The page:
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An ancient Cornish tradition in which residents of the fishing village of Padstow blacken their faces and parade through the streets singing traditional songs is being investigated by police after complaints that it is racist.
The event, known as Darkie Day, has taken place at Boxing Day and new year for as long as anyone can remember. Some claim it dates back to the days of the slave trade, others that its origins are even older — in pagan festivals suppressed elsewhere by the Christian Church.
The revellers who paraded through the streets collecting money for charity were filmed by police officers, after a complaint from an organisation calling itself the “Cornish Council for Racial equality”. A file from Devon and Cornwall police has been submitted this week to the Crown Prosecution Service, which will have to decide whether the festival breaches the Race Relations Act. The police action has angered many Padstow residents, who fear that their traditions are under attack from politically motivated “do-gooders”.
David Edwards, a town councillor, said: “There is strong feeling about what has happened and what is going to happen. Will there be a prosecution and who instigated it?”
Devon and Cornwall police used four vans of officers to patrol this year’s festivals, despite the event’s virtually non-existent history of crime. Members of the town council, who have had requests for extra patrols during the holiday season turned down, believe that it was an unnecessary waste of resources. Despite its possibly pagan origins, this winter’s Darkie Days raised money for the parish church, St Petroc’s, and had the backing of the vicar.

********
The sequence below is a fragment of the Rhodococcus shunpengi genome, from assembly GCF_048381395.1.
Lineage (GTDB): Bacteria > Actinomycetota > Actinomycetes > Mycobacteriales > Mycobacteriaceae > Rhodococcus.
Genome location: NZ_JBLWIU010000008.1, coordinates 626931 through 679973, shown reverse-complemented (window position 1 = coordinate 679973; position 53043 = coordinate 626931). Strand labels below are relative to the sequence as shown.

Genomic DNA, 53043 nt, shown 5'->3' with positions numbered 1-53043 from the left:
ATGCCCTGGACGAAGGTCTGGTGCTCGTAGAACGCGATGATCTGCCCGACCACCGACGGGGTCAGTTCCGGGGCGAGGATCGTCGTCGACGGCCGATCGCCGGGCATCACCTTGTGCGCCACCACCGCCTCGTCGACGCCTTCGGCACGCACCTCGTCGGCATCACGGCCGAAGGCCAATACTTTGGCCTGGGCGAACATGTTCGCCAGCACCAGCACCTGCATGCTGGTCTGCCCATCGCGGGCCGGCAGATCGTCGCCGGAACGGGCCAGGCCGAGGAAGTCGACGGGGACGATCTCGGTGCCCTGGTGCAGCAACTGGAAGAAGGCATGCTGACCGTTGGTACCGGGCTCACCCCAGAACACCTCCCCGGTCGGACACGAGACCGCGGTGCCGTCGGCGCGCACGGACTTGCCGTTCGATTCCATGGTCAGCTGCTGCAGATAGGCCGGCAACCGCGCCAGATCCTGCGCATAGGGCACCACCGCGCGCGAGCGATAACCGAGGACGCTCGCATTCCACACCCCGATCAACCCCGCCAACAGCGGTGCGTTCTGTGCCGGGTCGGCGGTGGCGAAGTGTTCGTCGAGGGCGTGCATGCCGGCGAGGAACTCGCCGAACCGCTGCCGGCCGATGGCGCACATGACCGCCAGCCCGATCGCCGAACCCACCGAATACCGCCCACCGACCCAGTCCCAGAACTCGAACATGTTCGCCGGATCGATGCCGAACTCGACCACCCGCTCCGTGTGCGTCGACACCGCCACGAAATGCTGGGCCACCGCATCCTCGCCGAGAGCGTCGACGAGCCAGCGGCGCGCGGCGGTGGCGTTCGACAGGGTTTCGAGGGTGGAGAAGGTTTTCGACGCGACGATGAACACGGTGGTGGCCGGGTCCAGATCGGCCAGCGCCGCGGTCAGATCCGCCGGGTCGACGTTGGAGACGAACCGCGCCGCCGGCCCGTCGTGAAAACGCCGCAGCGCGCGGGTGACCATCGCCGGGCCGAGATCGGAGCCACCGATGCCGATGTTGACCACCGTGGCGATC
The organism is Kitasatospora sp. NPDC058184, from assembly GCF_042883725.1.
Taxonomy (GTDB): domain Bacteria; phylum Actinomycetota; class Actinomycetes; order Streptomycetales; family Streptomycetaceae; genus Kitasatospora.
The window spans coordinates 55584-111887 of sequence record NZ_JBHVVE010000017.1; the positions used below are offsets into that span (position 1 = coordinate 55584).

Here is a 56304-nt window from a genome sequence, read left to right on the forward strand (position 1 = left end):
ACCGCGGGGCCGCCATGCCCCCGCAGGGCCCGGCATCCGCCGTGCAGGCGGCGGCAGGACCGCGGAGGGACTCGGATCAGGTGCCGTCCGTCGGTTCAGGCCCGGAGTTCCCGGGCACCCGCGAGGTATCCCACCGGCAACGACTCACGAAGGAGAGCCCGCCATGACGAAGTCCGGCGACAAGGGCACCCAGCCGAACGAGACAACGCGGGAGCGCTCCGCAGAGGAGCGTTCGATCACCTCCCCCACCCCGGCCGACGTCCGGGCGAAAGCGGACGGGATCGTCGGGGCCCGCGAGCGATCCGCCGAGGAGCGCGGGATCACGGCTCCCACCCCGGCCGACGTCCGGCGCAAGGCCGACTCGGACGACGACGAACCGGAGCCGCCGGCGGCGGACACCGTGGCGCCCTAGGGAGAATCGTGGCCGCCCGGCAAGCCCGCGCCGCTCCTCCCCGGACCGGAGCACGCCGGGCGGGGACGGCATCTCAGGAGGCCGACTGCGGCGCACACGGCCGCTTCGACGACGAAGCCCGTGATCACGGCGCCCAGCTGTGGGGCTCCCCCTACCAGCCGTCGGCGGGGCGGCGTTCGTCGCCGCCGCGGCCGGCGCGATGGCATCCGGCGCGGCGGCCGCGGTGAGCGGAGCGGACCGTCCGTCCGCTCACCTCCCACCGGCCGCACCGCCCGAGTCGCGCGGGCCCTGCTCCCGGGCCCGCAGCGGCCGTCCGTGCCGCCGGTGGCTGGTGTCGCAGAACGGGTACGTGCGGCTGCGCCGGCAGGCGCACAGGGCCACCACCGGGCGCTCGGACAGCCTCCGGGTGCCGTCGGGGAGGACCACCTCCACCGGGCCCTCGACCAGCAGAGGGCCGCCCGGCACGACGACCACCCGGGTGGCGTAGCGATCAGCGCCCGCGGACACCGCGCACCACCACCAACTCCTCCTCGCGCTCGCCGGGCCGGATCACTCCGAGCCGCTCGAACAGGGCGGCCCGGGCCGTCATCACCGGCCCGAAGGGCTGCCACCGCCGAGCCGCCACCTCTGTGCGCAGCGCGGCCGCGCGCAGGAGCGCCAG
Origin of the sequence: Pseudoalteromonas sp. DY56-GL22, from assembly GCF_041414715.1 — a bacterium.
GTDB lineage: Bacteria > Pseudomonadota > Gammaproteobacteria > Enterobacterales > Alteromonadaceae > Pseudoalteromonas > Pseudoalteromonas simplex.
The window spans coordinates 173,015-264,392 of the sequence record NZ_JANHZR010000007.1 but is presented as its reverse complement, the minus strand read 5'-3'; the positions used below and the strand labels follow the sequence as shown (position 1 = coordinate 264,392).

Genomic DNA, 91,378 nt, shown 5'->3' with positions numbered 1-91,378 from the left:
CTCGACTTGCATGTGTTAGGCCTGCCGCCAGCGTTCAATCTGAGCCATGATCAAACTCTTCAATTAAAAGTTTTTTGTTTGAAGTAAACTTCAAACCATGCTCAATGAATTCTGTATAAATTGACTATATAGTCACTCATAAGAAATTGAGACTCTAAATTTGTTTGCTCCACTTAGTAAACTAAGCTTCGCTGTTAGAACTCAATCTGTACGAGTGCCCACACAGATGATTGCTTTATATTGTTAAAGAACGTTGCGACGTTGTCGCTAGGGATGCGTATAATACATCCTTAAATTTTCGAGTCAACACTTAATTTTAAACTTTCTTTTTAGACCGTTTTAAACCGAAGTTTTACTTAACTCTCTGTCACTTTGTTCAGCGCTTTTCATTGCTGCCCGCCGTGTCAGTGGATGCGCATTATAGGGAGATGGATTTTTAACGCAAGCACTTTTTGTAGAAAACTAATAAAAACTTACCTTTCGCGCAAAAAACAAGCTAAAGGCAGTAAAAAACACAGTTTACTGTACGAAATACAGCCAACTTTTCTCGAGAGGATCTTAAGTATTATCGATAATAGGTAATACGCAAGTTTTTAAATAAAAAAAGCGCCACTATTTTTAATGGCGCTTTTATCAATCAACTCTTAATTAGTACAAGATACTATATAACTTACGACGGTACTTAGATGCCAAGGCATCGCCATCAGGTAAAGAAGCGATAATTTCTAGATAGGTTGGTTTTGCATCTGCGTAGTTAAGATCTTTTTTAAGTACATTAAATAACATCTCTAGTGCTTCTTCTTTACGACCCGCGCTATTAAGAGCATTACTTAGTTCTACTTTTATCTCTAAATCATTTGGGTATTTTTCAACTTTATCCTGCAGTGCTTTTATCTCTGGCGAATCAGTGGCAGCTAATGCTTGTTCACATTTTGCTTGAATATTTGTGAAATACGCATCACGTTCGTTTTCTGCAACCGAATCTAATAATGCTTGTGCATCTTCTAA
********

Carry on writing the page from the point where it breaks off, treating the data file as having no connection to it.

Locals have felt defensive about the festival since complaints from the same organisation seven years ago led to calls for a ban. There was concern that the event could become a flashpoint between anti-racism campaigners and the far-right National Front.
The fears were unfounded and Padstow residents claim the festival is just harmless fun and a variation on the traditional West Country tradition of “guising”, in which poor people would disguise themselves and sing songs in return for money or food from richer neighbours.
Linda Reynolds, 50, who runs a newsagent in Padstow, said: “I have always gone out to Darkie Day. If it was even vaguely racist I would be the first one to stand up and shout.
“I was in a relationship with a black man. I can’t think of anybody who has a racist thought on Darkie Day. It’s a traditional event at which people get blacked-up. They are not imitating black people.”
A pub landlord, who plays the accordion at the event but did not want to be identified, said: “I’m sick of all this commotion. Padstow is a small place with a close-knit community and this is festival should be kept for Padstow people.”
A police spokesman said: “We took video evidence on Boxing Day and sent it to the CPS to see if any offences had been committed. We are now waiting for the file to come back.”
(Posted on February 25, 2005)